To learn more about the initiative you can watch Gabriel Kasper’s recent speech at the Council on Foundations 2013 Fall Conference for Community Foundations, where he walked conference attendees through an exercise aimed at challenging traditional assumptions and orthodoxies in how they go about their work. 

Asian community philanthropy practitioners gather in Shillong, India

In mid-September, a group of community philanthropy practitioners and supporters gathered for a two-day meeting in the hill station of Shillong, capital of the state of Meghalaya, one of the “Seven Sister” states of Northeast India, which is connected to the rest of the country by a narrow corridor squeezed between Nepal and Bangladesh. This part of India is quite isolated from the rest of the country and it has seen decades of conflict and separatist insurgency. The meeting was organized by the Global Fund for Community Foundations and the Philanthropy for Social Justice and Peace Network and it was hosted by the Foundation for Social Transformation – enabling north east India.

In 2011, the GFCF convened a meeting of South Asian community philanthropy practitioners at Tewa Women’s Fund in Nepal. The aim of that meeting had been to begin a regional conversation about the state and practice of organized community philanthropy in South Asia, a field which is still quite scattered and disconnected. This time, the geographic net was extended even further: so, in addition to foundation representatives from India, Bangladesh, Pakistan, Nepal and Sri Lanka, there were also participants from southeast Asia – Vietnam, Indonesia, the Philippines and Thailand.

We asked three participants, Gayatri Buragohain (Foundation for Social Transformation and our excellent local hosts), Nhu Ngo (LIN Center for Community Development, Vietnam), and Amelia Fauzia (Social Trust Fund, Indonesia) to tell us about their impressions of the meeting.

GFCF: Firstly, Gayatri, as the local hosts, how important was this convening on community philanthropy in Asia to the Foundation for Social Transformation?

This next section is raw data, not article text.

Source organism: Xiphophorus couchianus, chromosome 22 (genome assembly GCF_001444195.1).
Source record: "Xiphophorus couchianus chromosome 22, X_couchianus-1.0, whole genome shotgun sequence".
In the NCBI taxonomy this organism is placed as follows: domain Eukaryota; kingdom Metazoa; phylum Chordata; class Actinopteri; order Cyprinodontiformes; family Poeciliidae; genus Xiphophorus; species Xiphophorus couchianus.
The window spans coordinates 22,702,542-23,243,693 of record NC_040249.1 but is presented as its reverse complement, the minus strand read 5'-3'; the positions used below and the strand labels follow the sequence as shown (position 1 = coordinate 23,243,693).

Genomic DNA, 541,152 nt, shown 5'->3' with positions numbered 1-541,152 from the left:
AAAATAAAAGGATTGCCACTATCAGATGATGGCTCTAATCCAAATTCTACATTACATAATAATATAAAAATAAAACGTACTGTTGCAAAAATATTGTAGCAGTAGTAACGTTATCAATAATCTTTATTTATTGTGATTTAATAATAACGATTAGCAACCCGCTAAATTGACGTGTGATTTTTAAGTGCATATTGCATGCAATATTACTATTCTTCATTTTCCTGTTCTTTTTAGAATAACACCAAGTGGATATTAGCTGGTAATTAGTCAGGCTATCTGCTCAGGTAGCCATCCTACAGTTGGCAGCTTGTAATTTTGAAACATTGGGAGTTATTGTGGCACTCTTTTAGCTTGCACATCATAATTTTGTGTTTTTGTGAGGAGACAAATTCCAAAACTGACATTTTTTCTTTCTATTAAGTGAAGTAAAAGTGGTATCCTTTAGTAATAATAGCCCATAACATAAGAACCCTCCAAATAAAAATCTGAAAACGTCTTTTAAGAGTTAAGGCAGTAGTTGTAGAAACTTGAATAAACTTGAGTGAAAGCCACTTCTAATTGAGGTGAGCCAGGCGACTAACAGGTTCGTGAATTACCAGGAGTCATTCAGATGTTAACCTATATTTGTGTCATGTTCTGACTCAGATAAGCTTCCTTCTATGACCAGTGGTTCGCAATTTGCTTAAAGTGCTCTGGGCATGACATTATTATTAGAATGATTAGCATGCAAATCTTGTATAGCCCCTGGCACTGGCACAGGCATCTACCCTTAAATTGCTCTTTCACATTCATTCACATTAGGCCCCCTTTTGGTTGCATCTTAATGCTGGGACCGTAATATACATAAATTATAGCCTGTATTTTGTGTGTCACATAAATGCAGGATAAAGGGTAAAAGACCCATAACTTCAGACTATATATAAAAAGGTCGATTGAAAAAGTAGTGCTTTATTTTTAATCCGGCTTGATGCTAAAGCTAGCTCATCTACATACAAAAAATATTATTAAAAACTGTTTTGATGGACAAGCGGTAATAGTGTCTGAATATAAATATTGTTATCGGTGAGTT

Gayatri: Northeast India has suffered much over the last few decades due to on-going conflict, both in terms of economic and social development and in the recognition and protection of human rights. Although there are many local initiatives all over the region working to restore peace and support development, it is a big challenge for such groups or organizations to access resources that are needed to support and sustain their work. To fill this resource gap, in 2005 a group of people from the region got together to create the Foundation for Social Transformation as a local philanthropic organization.

Foundation for Social Transformation – enabling north east India [the organization’s full name] is the first philanthropic organization in the North East that has been started by local people and that is exclusively dedicated to giving grants for development projects in the region. However, the concept of ‘community philanthropy’ is quite new in this region. Although community giving has existed in the various different cultures of the region, with community dwellers pooling resources to help one of its members in distress, the concept of organized philanthropy is still at a nascent stage.

For the team of FST, the Asia Community Philanthropy Peer Learning and Exchange came at a time when we were seeking some much needed support. We were happy to organise the meeting on behalf of the GFCF and the PSJP Network and felt a great sense of pride that it was going to be held in our part of the world! We feel it helped us highlight the region on the global “map” of community philanthropy. It was also very helpful for us to see the larger picture of community philanthropy in Asia, meet with others and understand our place in this larger picture. It reconfirmed the need for an organization such as ours. Being located in a geographically less accessible place, and working on very different social context from mainland India, we do feel a little lonely and disconnected. More importantly, we have a very new team on board for whom the understanding on local philanthropy is new. This meeting helped us feel connected, inspired and gave much needed conceptual clarity on local philanthropy.


GFCF: Gayatri, Nhu and Amelia, what were you impressions of the meeting, in particular, in terms of the similarities and differences between different institutions and different countries as well as the current state of community philanthropy in Asia overall?